Monday, August 23, 2010

The Birth of Impressionism and the death of the idealized female form

The Birth of Venus, by William-Adolphe Bouguereau

This weekend I went to the de Young Museum for the Birth of Impressionism exhibit. With a couple wings of the Musée d'Orsay closed for renovations, a bunch of their Impressionism and Post-Impressionism collections are going on tour, baby!

I learned that Impressionism developed in opposition to the French state-run Salon d'Exposition and their stringent academic requirements of their featured artwork. Edouard Manet brought back a Spanish technique of short, distinct brushtrokes. This technique lent itself wonderfully for depicting light reflecting off the surface of water or the dappled light filtering through leafy trees. However, the unfocused look of it all scandalized the Salon juries, who preferred things like the above Birth of Venus, with its classical subject matter and clean execution of the idealized female form.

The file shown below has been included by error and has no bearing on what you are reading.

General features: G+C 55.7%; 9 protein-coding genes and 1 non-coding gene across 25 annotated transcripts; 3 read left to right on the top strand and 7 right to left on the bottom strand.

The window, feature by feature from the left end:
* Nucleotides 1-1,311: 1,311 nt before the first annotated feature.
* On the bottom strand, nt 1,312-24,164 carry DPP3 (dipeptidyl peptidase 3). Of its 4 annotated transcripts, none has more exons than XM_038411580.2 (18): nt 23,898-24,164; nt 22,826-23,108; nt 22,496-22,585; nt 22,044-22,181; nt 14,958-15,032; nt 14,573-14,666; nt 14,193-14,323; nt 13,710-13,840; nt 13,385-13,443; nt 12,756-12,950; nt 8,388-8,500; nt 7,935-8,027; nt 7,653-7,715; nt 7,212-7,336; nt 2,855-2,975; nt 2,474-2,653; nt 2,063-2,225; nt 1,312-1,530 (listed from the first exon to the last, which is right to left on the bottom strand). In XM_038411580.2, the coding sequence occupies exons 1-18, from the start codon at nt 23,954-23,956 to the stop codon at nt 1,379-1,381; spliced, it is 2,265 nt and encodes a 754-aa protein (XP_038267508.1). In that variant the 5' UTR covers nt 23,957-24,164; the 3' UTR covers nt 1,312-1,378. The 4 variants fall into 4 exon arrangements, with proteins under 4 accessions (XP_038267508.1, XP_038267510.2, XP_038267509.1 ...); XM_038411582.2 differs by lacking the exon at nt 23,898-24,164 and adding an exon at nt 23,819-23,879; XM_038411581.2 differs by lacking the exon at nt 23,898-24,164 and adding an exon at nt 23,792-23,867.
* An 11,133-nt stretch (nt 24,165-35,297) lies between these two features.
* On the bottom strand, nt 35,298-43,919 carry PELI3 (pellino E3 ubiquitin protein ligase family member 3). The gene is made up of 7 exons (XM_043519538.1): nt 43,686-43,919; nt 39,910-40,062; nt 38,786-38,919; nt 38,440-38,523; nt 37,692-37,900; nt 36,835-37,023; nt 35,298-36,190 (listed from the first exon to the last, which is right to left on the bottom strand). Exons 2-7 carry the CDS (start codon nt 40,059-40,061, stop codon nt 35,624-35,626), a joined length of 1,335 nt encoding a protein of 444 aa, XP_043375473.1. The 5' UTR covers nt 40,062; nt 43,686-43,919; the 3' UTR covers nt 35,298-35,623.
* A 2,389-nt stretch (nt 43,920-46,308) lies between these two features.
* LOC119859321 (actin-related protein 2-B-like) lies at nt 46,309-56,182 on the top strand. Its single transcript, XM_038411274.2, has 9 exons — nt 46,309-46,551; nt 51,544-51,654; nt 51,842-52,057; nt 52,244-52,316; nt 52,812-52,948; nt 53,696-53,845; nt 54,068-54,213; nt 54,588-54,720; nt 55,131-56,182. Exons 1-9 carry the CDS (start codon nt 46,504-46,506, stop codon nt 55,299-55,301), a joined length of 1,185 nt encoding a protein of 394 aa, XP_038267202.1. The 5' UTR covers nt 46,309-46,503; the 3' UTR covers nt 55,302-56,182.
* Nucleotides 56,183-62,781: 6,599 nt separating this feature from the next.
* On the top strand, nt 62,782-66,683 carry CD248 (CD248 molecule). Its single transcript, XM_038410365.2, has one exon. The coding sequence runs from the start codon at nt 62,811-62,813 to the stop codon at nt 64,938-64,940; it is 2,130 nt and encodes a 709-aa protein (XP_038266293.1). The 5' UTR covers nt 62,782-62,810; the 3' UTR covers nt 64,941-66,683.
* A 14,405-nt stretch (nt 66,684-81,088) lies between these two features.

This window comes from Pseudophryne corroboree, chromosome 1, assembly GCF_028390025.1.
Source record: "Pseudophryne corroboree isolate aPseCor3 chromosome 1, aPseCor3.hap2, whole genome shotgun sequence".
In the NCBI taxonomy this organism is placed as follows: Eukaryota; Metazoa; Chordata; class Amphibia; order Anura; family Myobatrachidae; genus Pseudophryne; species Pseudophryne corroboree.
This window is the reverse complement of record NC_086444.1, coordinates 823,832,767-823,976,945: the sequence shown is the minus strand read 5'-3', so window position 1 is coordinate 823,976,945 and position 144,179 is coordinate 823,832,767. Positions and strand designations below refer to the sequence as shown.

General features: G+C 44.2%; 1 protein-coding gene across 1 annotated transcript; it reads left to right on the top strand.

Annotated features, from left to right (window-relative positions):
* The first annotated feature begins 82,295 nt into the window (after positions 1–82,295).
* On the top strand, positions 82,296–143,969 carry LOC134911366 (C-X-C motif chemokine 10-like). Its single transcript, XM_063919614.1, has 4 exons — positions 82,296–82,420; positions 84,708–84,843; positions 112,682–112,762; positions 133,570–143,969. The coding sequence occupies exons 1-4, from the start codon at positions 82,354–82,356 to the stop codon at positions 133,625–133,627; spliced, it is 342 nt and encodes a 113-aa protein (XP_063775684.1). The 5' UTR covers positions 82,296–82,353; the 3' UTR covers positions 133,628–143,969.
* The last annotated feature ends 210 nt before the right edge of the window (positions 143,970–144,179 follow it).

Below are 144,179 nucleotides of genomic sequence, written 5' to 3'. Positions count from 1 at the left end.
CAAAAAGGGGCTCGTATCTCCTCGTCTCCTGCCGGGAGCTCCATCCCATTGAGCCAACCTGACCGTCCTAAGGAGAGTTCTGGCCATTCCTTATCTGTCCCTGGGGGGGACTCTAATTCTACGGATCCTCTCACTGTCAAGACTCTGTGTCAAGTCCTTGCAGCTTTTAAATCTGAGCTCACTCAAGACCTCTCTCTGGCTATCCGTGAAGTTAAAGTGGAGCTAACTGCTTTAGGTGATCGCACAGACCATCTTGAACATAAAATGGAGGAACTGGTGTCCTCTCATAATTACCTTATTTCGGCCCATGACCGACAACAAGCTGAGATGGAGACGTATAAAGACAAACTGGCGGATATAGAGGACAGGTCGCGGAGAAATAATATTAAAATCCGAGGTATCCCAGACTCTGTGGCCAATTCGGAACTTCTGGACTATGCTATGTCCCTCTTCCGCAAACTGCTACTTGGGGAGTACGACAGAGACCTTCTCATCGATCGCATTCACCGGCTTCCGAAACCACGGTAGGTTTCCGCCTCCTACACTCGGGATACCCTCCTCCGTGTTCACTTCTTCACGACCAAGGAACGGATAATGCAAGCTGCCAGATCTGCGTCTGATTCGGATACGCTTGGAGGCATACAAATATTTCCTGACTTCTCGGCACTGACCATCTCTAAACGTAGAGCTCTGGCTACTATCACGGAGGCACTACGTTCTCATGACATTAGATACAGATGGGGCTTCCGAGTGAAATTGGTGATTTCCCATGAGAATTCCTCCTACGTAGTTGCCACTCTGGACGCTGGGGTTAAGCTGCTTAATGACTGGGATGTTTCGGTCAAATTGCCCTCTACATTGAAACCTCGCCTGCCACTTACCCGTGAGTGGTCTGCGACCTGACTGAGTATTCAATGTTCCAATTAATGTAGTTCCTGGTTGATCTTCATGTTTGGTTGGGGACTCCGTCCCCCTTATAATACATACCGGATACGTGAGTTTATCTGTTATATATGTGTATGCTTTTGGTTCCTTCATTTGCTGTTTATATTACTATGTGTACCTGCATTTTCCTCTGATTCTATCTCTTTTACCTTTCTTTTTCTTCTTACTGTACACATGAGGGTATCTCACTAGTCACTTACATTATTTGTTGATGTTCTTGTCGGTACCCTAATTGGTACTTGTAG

Wait a minute. Idealized female form? Yeah, she's lost at least fifty pounds in the last hundred years. See?

From Photoshop Disasters, via Boing Boing.

That just ain't right.

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